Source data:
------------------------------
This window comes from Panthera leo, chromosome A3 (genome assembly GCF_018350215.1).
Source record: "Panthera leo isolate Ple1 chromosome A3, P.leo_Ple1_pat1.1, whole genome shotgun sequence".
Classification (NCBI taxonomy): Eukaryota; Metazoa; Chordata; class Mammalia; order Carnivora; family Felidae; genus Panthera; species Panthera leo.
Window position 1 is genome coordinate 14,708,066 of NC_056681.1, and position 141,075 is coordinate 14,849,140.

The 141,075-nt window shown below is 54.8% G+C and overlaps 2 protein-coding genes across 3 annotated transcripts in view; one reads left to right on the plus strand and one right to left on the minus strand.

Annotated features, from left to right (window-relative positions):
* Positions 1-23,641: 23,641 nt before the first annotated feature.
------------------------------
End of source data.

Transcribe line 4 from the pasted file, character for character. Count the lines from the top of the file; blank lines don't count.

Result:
Window position 1 is genome coordinate 14,708,066 of NC_056681.1, and position 141,075 is coordinate 14,849,140.